A dozen of the worldâ€™s leading tech companies have joined forces to improve open source programs such as Open SSL after the notorious Heartbleed vulnerability, according to Business Spectator.
Amazon, Cisco Systems, Facebook, Google, IBM, Intel and Microsoft are among the founding companies of the Core Infrastructure Initiative, a multi-million dollar project to invest in open source software vital for core computing functions.
Each company will donate $300,000 â€œto support development of OpenSSL as well as other pieces of open source software that make up critical parts of the world’s technology infrastructure, but whose programmers do not necessarily have adequate funding to support their work,â€ said Jim Zemlin, Executive Director of the Linux Foundation, the organizer of the project.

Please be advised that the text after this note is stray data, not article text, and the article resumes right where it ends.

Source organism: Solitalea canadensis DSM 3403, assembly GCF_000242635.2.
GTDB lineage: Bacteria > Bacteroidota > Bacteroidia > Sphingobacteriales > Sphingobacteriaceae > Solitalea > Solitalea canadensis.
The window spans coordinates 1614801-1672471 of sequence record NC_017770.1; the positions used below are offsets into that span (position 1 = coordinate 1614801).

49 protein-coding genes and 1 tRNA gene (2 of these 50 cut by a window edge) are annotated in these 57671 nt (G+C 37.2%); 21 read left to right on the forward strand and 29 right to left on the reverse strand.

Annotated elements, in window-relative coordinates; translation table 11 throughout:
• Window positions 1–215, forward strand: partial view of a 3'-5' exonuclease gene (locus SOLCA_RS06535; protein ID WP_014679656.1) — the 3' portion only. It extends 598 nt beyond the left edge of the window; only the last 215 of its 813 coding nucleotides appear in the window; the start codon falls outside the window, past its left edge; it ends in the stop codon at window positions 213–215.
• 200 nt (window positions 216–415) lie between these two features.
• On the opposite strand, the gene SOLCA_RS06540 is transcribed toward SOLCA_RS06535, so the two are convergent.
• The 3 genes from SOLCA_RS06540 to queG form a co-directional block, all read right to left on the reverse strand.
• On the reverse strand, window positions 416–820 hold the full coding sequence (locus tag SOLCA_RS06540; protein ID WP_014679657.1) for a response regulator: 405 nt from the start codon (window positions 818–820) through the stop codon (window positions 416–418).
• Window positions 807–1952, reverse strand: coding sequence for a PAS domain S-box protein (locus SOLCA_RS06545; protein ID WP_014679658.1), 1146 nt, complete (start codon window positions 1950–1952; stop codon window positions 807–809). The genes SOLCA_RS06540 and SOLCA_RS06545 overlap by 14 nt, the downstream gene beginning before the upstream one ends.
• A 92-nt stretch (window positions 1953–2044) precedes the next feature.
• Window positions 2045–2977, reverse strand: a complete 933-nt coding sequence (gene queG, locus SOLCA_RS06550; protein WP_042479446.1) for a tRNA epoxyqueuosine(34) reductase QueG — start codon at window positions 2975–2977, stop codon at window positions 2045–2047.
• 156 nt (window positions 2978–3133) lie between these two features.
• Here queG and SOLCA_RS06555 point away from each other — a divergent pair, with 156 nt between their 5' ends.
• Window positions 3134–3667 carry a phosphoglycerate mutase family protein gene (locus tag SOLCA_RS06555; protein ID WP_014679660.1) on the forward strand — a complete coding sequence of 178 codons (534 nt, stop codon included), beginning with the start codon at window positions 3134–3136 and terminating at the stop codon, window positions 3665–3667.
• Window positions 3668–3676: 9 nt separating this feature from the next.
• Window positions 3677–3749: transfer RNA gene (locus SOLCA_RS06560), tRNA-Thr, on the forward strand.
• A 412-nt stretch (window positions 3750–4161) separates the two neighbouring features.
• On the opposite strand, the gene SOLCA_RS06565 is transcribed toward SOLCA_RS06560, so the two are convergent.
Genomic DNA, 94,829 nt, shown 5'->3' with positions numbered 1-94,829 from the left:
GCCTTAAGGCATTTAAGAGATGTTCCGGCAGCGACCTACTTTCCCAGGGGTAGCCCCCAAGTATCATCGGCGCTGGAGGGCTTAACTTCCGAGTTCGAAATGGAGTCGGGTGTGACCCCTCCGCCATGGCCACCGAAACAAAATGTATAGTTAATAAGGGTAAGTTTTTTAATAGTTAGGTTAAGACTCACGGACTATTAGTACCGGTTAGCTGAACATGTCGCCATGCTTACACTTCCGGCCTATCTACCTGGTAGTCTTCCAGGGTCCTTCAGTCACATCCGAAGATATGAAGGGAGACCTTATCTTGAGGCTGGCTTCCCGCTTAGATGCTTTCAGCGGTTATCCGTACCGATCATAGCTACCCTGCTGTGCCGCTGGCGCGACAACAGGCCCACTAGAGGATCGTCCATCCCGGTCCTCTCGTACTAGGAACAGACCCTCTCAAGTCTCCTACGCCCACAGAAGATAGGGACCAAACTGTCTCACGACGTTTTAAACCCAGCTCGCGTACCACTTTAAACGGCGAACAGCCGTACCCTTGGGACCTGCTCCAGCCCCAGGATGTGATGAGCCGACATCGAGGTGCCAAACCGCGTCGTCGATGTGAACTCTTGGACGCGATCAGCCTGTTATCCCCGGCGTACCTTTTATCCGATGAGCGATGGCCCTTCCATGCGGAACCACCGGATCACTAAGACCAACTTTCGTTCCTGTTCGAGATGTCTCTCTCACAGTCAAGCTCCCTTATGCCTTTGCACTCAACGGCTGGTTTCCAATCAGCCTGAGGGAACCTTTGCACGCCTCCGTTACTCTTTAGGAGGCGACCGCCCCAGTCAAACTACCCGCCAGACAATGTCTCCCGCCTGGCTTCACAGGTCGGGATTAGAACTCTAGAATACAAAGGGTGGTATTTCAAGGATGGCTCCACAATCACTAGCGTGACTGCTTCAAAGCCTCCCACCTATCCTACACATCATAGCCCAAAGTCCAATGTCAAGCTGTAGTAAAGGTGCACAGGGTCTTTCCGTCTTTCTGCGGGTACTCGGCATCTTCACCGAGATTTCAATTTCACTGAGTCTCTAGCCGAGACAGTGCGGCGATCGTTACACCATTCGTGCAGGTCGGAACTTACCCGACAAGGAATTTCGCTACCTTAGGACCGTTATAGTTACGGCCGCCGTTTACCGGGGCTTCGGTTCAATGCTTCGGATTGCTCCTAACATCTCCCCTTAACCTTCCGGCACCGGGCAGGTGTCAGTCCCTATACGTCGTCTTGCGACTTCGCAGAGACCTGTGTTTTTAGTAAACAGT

The tech industry was motivated to invest after the developers maintaining the Open SSL library said theyâ€™ve received only $2,000 yearly to maintain the code. Since Open SSL secures two thirds of the worldâ€™s websites, the Heartbleed encryption bug cost businesses millions of dollars and hours of productivity, as they were required to update to safer Open SSL versions.
Support will include funding for developers to work full time on the open source project, security audits, and computing and test infrastructure or travel expenses.